Bulkhead Removal and Shoreline Restoration Project on Miller Bay
A Lesson in Patience, Persistence and Perseverance
Miller Bay is an amazing marine estuary ecosystem. Those of us fortunate enough to live on its shores appreciate the birds, fish, sea mammals and ever-changing tides. It’s a wonderful place to live and recreate!
We are fairly new to the bay, (we bought our home in late Spring of 2017). By the following Spring, it became apparent that our bulkhead was failing. We have 200 ft of low to medium bank waterfront with 115 ft of concrete bulkhead and 85 ft of natural shore. A crack that was barely noticeable a year before had grown and the wall was beginning to separate. Once we moved in full-time, last summer, we were shocked to see how much the wall had moved. About 30% of our bulkhead was leaning severely and the crack in the main wall, below our deck and boat ramp, was completely separated—about 8 inches.
We immediately contacted Shore Friendly Kitsap for an on-site consultation last August. We were impressed at how promptly they organized an on-site meeting and a complimentary evaluation with a coastal geologist—To assess our site for erosion risk and determine if it was a good candidate for bulkhead removal and soft shore restoration. They also referred us to other government agencies we’d need to contact for further advice, and provided a list of experts and an application for a grant to conduct a full geologic study/report.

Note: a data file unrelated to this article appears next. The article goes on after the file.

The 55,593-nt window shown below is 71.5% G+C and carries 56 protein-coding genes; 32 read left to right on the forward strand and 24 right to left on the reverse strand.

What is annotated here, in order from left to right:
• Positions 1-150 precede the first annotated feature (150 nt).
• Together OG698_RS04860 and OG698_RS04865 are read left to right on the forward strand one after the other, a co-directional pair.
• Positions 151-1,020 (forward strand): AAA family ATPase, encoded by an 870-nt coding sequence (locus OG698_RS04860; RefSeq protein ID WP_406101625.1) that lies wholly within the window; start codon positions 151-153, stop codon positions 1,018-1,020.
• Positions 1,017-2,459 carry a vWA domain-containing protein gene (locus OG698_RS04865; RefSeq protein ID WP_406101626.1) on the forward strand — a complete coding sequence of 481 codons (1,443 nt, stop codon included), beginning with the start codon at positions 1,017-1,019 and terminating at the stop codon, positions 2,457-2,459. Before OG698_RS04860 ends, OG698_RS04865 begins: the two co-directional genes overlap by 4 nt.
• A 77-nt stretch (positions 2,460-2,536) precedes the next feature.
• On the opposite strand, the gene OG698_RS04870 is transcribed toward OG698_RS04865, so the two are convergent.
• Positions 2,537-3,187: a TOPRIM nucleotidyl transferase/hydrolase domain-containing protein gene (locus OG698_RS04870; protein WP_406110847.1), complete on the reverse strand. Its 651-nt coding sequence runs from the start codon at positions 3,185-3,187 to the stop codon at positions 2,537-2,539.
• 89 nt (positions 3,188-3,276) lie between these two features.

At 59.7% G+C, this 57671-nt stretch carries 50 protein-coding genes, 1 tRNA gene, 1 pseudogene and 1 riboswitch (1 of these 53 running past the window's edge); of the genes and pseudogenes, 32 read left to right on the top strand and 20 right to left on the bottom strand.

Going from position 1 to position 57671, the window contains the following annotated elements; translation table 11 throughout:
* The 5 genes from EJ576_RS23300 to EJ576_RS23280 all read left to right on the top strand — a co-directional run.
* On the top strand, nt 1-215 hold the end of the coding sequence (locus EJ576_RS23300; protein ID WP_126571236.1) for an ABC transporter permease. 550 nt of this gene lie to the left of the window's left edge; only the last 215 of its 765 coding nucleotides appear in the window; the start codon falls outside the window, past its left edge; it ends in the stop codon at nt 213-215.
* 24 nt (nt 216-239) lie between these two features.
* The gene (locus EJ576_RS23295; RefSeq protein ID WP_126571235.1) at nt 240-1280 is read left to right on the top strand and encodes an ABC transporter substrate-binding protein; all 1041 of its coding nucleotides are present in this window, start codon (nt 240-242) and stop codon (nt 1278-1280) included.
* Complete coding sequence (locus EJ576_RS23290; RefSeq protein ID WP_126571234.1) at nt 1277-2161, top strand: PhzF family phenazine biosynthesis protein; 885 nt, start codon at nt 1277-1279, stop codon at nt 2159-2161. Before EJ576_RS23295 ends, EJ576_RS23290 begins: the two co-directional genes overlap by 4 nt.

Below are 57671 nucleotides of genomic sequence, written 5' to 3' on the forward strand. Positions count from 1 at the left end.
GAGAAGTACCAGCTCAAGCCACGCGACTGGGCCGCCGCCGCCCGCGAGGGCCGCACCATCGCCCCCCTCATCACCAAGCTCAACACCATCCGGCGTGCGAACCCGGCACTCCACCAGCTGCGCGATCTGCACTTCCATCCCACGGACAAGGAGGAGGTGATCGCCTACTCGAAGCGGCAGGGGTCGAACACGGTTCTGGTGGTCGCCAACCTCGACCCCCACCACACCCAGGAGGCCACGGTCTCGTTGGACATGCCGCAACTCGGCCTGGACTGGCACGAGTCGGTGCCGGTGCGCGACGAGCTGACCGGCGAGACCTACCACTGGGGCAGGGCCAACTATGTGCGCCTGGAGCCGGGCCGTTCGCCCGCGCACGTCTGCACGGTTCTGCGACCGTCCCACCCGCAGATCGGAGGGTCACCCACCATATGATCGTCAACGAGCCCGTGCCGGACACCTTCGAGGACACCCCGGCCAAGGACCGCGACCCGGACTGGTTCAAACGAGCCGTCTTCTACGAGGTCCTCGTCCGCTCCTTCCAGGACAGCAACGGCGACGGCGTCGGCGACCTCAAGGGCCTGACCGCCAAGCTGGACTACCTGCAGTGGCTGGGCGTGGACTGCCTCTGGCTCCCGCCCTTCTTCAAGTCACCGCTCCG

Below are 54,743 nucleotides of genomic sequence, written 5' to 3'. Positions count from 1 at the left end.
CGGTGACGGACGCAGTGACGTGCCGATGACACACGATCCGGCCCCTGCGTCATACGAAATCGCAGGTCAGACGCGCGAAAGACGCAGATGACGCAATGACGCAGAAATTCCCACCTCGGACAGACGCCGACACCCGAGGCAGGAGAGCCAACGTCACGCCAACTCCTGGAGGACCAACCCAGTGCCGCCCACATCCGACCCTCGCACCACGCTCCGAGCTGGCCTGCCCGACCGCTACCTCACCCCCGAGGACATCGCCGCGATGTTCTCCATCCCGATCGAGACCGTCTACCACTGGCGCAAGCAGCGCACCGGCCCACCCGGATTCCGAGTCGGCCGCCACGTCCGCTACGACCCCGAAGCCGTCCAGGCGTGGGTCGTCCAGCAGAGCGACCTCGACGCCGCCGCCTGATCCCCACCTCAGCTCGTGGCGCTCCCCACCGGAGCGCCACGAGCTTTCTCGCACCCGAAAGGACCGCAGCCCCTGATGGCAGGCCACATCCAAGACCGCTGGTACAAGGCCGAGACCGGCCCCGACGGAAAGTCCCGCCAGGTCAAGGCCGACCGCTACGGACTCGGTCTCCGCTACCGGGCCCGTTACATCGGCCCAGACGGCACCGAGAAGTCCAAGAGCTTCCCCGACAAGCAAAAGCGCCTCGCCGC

Longtime nature lovers, we were eager to explore the possibility of restoring our shoreline to a more natural state. After talking with a number of local experts, we learned we could make a significant positive impact on Miller Bay and improve the overall health and diversity of the marine life we had quickly come to cherish.
Consultations with the State Department of Fish and Wildlife’s Area Habitat Biologist were very positive. His enthusiasm for our eco-system was contagious. The fact that our shoreline was heavily shaded with overhanging trees and already had portions of rock rubble beach, dune grass, and native plants on its banks, meant it would provide excellent protection for forage fish and salmonoids making their way into the Puget Sound. It also gave us a good idea on what we could do as far as restoring the rest of our shoreline and what it might look like. He thought our property was an excellent candidate for restoration with a big net gain to the environment. He even suggested we may be a good case study to “fast-track” our permits through the process and all the federal, state, and local departments we’d need to work with. This was sounding very good to us!
Improve the environment for the Bay’s fish and wildlife
Create more natural beauty by restoring our shoreline using soft shore techniques
Create easier and safer access to our waterfront for recreation
All the consultants we met with were in agreement—Removing the Bulkhead and restoring the shoreline was the right thing to do and would save us money upfront and reduce maintenance long term (we were told concrete Bulkheads have a life expectancy of about 30 - 40 years). Some people estimated it could save us up to half the cost of replacing our failing bulkhead with a new hard-armored solution.